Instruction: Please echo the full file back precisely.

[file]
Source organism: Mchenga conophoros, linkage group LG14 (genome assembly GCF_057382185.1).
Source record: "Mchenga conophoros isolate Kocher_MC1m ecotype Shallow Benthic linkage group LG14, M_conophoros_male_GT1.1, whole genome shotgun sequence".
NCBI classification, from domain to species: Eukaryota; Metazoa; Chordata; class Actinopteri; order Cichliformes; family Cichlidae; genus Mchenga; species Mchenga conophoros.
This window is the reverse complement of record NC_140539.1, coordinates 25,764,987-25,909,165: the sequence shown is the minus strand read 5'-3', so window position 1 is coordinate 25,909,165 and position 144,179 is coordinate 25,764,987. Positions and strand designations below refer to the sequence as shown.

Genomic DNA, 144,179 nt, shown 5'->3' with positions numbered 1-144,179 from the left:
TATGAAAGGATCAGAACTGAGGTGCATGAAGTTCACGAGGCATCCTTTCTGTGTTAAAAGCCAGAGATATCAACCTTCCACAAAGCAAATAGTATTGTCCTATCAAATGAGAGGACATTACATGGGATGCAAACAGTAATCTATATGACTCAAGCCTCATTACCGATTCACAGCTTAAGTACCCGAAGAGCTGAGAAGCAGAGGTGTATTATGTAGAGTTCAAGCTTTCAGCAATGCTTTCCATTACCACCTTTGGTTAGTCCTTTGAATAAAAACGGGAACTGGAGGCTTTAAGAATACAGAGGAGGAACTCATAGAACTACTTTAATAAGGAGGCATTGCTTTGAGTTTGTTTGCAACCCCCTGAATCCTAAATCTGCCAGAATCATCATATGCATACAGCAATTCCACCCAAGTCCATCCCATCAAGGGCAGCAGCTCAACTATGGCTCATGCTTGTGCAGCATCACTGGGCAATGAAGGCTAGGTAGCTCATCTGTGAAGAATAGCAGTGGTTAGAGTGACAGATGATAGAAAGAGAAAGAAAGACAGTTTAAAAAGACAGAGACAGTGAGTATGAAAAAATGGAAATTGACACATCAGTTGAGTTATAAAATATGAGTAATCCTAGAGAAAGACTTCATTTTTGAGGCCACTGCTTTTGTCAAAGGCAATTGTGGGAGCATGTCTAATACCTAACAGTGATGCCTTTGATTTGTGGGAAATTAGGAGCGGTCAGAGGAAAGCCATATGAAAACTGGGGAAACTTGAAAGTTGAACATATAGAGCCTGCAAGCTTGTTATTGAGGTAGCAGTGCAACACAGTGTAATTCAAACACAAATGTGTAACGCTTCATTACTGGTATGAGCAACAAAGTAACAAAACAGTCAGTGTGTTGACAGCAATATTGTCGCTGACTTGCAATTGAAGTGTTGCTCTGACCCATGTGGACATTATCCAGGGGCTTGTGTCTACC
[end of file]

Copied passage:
Source organism: Mchenga conophoros, linkage group LG14 (genome assembly GCF_057382185.1).
Source record: "Mchenga conophoros isolate Kocher_MC1m ecotype Shallow Benthic linkage group LG14, M_conophoros_male_GT1.1, whole genome shotgun sequence".
NCBI classification, from domain to species: Eukaryota; Metazoa; Chordata; class Actinopteri; order Cichliformes; family Cichlidae; genus Mchenga; species Mchenga conophoros.
This window is the reverse complement of record NC_140539.1, coordinates 25,764,987-25,909,165: the sequence shown is the minus strand read 5'-3', so window position 1 is coordinate 25,909,165 and position 144,179 is coordinate 25,764,987. Positions and strand designations below refer to the sequence as shown.

Genomic DNA, 144,179 nt, shown 5'->3' with positions numbered 1-144,179 from the left:
TATGAAAGGATCAGAACTGAGGTGCATGAAGTTCACGAGGCATCCTTTCTGTGTTAAAAGCCAGAGATATCAACCTTCCACAAAGCAAATAGTATTGTCCTATCAAATGAGAGGACATTACATGGGATGCAAACAGTAATCTATATGACTCAAGCCTCATTACCGATTCACAGCTTAAGTACCCGAAGAGCTGAGAAGCAGAGGTGTATTATGTAGAGTTCAAGCTTTCAGCAATGCTTTCCATTACCACCTTTGGTTAGTCCTTTGAATAAAAACGGGAACTGGAGGCTTTAAGAATACAGAGGAGGAACTCATAGAACTACTTTAATAAGGAGGCATTGCTTTGAGTTTGTTTGCAACCCCCTGAATCCTAAATCTGCCAGAATCATCATATGCATACAGCAATTCCACCCAAGTCCATCCCATCAAGGGCAGCAGCTCAACTATGGCTCATGCTTGTGCAGCATCACTGGGCAATGAAGGCTAGGTAGCTCATCTGTGAAGAATAGCAGTGGTTAGAGTGACAGATGATAGAAAGAGAAAGAAAGACAGTTTAAAAAGACAGAGACAGTGAGTATGAAAAAATGGAAATTGACACATCAGTTGAGTTATAAAATATGAGTAATCCTAGAGAAAGACTTCATTTTTGAGGCCACTGCTTTTGTCAAAGGCAATTGTGGGAGCATGTCTAATACCTAACAGTGATGCCTTTGATTTGTGGGAAATTAGGAGCGGTCAGAGGAAAGCCATATGAAAACTGGGGAAACTTGAAAGTTGAACATATAGAGCCTGCAAGCTTGTTATTGAGGTAGCAGTGCAACACAGTGTAATTCAAACACAAATGTGTAACGCTTCATTACTGGTATGAGCAACAAAGTAACAAAACAGTCAGTGTGTTGACAGCAATATTGTCGCTGACTTGCAATTGAAGTGTTGCTCTGACCCATGTGGACATTATCCAGGGGCTTGTGTCTACC